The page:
Typically, if polyurea and/or the primer have been applied to an insufficiently prepared substrate the coating will pull away with some of the substrate attached. Alternatively if there is insufficient surface profile/roughness to anchor the primer/polyurea to, it may pull away with a very smooth surface and nothing attached on the reverse. These can both manifest locally in the form of blistering which will be covered as a separate section.
Similarly to the above if a substrate has been prepared properly but not cleaned sufficiently this will often manifest itself in the polyurea and/or primer pulling away from the substrate with dust/oil/grease etc on the reverse side. This can again be magnified by the fact that shrinkage can occur by varying degrees as it cools which can rapidly expose poorly bonded polyurea. This can manifest itself locally in the form of blistering which will be covered as a separate section.
Most protective coatings have some form of limitation with regard to relative humidity, dew point or temperature at which they can correctly be applied. Polyurea is no different, however there has been a large scale misrepresentation of the fact that pure polyurea coatings are insensitive to moisture with regard to curing or not forming blisters as per hot spray polyurethanes and polyurea/polyurethane hybrids. However this does not mean that they will adhere to damp substrates, as would be the case if the substrate is within 3 degrees of the dew point. If a coating has been applied when the substrate is within 3 degrees of dew point this will typically manifest as a significant failure, with little or no adhesion in the affected areas. The failing coating will often pull away from the substrate as a large sheet if a pulling or shearing force is applied.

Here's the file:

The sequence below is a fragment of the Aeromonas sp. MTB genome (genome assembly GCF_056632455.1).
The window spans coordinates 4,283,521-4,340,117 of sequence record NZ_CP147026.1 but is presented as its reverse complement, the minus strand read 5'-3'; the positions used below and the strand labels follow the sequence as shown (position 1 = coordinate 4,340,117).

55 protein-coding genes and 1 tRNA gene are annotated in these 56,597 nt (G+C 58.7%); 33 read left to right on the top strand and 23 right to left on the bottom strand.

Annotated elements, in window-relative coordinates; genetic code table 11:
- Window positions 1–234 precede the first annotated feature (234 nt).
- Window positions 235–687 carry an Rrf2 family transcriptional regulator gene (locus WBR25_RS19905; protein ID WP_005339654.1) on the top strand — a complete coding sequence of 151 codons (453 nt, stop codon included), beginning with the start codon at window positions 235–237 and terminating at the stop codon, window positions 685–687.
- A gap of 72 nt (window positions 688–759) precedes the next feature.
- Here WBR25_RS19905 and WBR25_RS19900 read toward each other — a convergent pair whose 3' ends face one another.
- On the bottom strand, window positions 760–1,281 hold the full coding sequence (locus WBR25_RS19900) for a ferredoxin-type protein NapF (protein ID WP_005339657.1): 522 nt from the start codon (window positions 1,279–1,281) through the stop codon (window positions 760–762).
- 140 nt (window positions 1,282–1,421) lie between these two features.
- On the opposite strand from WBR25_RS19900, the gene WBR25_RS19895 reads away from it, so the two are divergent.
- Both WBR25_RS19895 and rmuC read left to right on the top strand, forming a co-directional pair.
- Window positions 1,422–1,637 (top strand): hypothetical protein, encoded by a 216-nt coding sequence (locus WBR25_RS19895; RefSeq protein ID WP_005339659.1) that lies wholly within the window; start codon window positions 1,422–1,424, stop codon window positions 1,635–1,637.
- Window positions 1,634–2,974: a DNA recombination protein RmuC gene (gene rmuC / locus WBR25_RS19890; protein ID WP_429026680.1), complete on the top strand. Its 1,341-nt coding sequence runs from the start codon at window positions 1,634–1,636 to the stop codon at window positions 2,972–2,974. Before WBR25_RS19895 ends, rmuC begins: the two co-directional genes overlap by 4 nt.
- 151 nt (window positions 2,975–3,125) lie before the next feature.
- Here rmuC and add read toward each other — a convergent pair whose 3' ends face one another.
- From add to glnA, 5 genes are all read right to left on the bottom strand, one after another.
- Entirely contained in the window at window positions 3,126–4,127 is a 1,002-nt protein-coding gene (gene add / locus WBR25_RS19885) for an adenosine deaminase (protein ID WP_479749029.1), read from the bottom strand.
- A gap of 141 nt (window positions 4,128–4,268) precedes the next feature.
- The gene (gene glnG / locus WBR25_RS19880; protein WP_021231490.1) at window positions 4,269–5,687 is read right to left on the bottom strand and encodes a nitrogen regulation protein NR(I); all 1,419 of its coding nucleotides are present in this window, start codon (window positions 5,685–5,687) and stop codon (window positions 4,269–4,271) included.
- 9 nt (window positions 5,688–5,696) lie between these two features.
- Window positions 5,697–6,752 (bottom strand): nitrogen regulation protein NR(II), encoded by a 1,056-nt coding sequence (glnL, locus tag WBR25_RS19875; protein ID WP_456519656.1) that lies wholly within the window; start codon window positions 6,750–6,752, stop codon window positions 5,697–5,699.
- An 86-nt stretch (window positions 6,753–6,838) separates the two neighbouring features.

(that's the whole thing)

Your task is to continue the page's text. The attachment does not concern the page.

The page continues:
Exceeding the Recoat/Overcoat Window of the primer
Most coating materials have and overcoat or recoat window in which period subsequent coats of compatible coatings will adhere if correctly applied and contamination has not occurred. Polyurea primers are no different, and again this problem is magnified by the very fast gel time of most coatings which serves to minimize the time at which chemical bonds can form between the primer and polyurea coating. This material failure will manifest itself as a separation between the primer and coating, either separating as a large sheet of polyurea or separating randomly, possibly as blisters.